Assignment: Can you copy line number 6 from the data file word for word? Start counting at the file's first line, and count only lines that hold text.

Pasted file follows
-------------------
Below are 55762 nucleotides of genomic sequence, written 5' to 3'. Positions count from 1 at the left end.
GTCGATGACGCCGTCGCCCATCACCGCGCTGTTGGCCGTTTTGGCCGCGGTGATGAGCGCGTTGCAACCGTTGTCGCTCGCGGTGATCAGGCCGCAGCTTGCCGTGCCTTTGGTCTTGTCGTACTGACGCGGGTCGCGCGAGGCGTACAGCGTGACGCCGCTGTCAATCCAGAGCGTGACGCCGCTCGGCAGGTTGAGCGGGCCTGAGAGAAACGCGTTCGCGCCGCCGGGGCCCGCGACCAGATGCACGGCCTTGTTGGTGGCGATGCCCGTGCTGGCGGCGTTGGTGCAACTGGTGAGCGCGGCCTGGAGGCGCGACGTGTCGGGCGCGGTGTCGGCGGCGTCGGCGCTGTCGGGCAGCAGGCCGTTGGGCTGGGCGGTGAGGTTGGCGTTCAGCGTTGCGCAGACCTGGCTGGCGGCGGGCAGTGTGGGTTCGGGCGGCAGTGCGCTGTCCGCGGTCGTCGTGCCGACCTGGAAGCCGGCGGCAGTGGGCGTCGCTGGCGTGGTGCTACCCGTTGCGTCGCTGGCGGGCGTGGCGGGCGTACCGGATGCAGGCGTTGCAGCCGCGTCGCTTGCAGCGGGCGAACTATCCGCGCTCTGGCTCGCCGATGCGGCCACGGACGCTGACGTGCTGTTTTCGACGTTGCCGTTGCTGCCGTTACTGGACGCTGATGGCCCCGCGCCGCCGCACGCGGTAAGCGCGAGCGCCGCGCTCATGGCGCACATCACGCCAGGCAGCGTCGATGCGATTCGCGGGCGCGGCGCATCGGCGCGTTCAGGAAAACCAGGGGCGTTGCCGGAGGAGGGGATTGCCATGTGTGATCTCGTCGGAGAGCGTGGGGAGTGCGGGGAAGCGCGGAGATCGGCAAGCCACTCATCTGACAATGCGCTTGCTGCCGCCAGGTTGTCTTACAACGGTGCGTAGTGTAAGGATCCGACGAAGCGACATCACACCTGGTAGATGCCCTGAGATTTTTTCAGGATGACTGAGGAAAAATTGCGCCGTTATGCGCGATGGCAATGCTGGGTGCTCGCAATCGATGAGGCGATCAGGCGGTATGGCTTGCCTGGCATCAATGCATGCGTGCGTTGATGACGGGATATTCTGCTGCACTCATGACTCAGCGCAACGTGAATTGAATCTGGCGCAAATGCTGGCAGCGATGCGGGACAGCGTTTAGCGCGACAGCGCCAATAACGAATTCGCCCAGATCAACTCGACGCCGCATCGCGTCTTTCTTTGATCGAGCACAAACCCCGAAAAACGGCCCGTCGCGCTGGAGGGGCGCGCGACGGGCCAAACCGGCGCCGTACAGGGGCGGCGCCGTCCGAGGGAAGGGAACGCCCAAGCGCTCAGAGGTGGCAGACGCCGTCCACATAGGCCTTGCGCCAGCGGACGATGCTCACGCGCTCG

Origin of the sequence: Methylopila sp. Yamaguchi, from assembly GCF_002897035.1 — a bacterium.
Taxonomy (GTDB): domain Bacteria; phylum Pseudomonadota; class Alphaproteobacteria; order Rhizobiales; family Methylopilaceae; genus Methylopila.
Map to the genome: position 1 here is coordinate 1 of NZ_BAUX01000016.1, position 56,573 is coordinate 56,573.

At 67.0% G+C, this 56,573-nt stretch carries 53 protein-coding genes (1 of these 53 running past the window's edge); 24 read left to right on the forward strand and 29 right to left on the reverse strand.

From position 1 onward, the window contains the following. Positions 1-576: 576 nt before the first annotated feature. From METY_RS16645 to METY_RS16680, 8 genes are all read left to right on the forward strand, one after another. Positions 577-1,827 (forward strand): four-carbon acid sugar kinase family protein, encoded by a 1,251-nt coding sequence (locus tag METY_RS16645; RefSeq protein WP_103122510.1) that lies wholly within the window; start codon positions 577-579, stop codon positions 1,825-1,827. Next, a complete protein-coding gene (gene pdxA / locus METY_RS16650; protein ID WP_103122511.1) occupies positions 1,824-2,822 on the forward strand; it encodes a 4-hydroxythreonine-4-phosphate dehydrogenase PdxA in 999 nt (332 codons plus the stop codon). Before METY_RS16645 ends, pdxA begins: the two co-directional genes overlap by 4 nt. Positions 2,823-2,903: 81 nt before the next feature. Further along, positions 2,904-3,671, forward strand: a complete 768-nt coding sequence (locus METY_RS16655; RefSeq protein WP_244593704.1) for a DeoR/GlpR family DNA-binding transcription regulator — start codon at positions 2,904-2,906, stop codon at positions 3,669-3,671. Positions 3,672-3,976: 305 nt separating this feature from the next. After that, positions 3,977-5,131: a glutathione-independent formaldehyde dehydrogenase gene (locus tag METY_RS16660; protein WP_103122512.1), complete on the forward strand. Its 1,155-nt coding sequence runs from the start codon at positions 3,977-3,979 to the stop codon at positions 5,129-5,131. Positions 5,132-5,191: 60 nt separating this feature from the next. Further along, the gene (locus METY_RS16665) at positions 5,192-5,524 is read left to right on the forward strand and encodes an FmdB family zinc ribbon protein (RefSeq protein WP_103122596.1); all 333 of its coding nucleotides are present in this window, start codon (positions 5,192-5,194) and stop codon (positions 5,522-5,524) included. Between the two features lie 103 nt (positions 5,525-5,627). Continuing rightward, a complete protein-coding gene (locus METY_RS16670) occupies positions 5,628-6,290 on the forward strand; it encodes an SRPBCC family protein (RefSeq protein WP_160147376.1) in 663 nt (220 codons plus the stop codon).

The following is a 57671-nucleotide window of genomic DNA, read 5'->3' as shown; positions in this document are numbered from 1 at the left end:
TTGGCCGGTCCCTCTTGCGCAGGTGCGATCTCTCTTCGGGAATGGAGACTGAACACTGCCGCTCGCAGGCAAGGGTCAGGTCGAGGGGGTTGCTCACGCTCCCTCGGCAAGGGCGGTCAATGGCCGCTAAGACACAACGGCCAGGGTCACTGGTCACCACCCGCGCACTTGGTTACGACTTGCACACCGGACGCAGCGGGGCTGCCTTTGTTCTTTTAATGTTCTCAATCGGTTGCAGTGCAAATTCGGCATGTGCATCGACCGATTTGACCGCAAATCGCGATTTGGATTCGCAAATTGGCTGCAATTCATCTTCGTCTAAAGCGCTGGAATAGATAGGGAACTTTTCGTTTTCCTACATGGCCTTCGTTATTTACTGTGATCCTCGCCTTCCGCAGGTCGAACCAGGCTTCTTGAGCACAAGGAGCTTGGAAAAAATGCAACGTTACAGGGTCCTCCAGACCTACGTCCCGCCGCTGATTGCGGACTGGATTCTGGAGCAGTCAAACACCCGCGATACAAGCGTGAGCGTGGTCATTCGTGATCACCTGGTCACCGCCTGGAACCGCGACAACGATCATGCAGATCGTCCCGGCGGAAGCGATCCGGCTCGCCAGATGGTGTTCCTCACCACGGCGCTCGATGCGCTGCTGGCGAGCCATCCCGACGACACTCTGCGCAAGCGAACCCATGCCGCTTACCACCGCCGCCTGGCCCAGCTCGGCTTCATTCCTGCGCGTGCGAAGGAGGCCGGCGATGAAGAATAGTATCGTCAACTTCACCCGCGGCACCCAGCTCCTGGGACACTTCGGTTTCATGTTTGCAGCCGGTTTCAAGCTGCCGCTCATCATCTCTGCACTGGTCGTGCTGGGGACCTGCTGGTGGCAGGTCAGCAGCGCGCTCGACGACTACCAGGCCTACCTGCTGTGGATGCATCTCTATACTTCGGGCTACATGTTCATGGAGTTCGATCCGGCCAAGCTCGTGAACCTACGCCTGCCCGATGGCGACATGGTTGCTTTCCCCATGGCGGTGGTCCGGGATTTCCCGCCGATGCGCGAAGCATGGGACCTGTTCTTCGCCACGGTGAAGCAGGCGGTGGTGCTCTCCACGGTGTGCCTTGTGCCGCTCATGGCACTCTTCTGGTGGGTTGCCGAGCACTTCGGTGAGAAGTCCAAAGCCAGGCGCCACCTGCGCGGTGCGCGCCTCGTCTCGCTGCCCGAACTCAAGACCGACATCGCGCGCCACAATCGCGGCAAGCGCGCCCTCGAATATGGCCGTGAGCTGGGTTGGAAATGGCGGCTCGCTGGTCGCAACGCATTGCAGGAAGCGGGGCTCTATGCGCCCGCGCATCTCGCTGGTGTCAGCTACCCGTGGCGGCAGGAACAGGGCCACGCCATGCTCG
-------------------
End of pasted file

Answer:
At 67.0% G+C, this 56,573-nt stretch carries 53 protein-coding genes (1 of these 53 running past the window's edge); 24 read left to right on the forward strand and 29 right to left on the reverse strand.